The beginning of America’s criminalization of poverty
This nation has criminalized poverty from the very start. Between 1615 and 1699, English courts sent approximately 2,300 convicts to the American colonies as indentured servants. Jamestown, Virginia, used this free labor to work the profitable tobacco plantations. As Jamestown prospered and the health of the colonists increased, many of the indentured servants outlived their servitude and gained their freedom. At that point, the leaders of Jamestown had to find another source of free labor. They turned to slavery.
They also began to criminalize poverty. The first judicial sentence that illustrates this was the punishment imposed on John Punch. In 1640 John Punch, James Gregory, and another indentured servant named Victor worked for a Virginia planter, Hugh Gwyn. They all ran away because of intolerably harsh treatment by the plantation owner.
They tasted freedom for only a brief time because they were captured within a few days. They had all committed the same crime, but once they were under the court’s authority, their fates and punishments differed. All three were to be whipped, but while the judge added four years to the indenture terms of James and Victor, both white Europeans, John Punch, a black man, received a sentence of lifelong servitude.
John Punch is one of the first indentured servants on record to serve a sentence of slavery without the possibility of freedom.
Hereditary slavery was codified in law in 1662. Virginia passed a law that said if an “Englishman” impregnates a “negro woman,” the child once born takes on the status of the mother; i.e., the child is also a slave.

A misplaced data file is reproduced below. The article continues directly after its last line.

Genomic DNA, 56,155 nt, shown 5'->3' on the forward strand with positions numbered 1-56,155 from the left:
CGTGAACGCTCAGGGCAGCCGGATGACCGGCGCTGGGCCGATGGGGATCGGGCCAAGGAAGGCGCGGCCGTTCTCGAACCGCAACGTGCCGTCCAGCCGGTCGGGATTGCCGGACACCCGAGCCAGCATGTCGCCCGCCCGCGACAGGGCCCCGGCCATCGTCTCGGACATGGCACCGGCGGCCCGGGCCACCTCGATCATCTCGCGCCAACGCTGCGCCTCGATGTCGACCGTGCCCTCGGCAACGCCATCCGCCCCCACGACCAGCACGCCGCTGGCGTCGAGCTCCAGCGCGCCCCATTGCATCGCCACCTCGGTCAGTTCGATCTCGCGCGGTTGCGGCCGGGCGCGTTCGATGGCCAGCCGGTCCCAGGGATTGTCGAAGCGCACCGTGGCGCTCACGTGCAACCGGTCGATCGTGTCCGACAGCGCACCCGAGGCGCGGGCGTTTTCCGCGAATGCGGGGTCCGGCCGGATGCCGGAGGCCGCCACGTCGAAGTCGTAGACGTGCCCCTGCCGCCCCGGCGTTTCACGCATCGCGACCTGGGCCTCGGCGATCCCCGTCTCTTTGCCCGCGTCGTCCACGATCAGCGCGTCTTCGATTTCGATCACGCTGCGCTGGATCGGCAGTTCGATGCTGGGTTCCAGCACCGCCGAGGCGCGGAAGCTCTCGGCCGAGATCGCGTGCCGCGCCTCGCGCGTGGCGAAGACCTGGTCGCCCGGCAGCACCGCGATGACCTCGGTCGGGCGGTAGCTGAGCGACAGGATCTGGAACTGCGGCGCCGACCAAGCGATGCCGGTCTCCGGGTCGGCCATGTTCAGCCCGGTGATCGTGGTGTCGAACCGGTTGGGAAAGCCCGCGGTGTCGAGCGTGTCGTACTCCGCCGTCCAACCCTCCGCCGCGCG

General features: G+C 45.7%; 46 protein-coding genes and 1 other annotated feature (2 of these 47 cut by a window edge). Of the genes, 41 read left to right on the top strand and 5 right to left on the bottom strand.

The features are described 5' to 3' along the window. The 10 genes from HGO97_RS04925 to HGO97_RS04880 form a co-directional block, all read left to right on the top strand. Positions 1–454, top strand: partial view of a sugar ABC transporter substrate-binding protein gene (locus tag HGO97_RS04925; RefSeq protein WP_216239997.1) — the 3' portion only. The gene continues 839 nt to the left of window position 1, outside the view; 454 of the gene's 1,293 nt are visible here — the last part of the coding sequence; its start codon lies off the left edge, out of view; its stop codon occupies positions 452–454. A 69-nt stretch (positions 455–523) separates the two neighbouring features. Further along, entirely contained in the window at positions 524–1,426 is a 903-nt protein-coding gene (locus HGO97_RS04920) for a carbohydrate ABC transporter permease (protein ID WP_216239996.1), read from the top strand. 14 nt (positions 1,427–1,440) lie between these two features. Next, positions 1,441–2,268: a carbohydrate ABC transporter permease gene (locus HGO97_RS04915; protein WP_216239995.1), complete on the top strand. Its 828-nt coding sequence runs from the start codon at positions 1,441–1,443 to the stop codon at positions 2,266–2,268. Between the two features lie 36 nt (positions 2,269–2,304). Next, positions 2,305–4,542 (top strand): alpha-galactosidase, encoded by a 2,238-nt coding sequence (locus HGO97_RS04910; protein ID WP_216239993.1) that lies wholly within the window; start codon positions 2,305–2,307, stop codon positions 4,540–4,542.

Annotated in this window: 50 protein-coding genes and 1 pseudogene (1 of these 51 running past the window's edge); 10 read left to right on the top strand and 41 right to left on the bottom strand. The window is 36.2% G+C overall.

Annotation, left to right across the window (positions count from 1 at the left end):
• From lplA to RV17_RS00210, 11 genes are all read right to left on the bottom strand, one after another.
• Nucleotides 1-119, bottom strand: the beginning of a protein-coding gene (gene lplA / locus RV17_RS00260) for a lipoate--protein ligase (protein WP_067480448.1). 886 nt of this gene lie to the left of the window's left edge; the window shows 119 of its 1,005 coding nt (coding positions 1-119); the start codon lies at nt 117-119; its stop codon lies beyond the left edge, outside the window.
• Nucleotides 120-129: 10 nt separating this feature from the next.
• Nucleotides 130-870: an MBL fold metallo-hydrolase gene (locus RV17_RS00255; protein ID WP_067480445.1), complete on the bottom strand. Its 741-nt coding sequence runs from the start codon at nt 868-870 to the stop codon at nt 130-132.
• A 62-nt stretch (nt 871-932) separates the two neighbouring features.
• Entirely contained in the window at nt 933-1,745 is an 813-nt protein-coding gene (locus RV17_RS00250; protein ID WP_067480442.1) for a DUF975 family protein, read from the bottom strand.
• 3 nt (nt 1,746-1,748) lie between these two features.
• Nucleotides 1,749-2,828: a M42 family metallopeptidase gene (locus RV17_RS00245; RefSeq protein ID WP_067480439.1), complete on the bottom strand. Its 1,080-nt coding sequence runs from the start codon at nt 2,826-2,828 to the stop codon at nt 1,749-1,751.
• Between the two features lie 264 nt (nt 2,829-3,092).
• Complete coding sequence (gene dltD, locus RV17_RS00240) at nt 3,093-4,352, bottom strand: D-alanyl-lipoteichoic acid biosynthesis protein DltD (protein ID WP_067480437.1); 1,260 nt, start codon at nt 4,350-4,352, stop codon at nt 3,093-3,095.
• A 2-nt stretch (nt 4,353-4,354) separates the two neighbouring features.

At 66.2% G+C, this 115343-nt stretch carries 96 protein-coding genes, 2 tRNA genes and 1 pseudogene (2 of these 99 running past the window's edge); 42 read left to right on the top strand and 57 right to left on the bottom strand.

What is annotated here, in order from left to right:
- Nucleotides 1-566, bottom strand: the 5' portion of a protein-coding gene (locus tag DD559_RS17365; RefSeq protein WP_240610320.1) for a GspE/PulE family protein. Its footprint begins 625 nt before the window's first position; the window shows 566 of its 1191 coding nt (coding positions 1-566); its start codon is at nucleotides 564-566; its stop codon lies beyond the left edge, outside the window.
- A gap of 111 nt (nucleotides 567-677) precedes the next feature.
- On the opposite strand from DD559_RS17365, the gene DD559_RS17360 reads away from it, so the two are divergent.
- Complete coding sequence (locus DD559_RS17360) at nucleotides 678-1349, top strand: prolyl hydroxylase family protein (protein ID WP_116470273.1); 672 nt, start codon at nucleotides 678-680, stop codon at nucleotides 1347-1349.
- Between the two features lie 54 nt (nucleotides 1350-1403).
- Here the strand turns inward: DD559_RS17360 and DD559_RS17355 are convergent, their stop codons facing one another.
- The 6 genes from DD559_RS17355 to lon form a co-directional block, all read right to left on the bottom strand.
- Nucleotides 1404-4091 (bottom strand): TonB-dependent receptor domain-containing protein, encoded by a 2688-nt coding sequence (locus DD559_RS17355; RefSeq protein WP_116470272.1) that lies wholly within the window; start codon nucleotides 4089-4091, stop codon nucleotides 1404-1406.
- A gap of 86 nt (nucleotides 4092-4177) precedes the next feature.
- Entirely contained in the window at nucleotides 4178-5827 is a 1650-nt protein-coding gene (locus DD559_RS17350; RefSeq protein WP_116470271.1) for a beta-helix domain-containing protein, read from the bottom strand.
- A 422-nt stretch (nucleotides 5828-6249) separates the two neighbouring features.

The institution of slave labor systemically established poverty in the English colonies that were destined to become the United States. Let us be clear: Race is not the cause of poverty, but racism is a fundamental contributing factor. Consider the 1654 Virginia law that allowed free black landowners to have slaves. To protect this inhumane institution, the creation of “slave patrols” occurred during this period, which sadly is one of the founding cornerstones of policing in America. These law enforcement policies and practices continued through the Jim Crow era and can still be seen today, as documented by Michelle Alexander in her book The New Jim Crow: Mass Incarceration in the Age of Colorblindness.
The criminalization of poverty and what police can do to reverse it
As a state trooper in New York, I saw some of my colleagues, despite my objections, issue multiple equipment violation tickets to people who drove “disposable” cars. They would derisively call these individuals “welfare rats.” I would argue with them, saying they were forcing these individuals to choose between paying the ticket, paying to have the car repaired, and putting food on the table.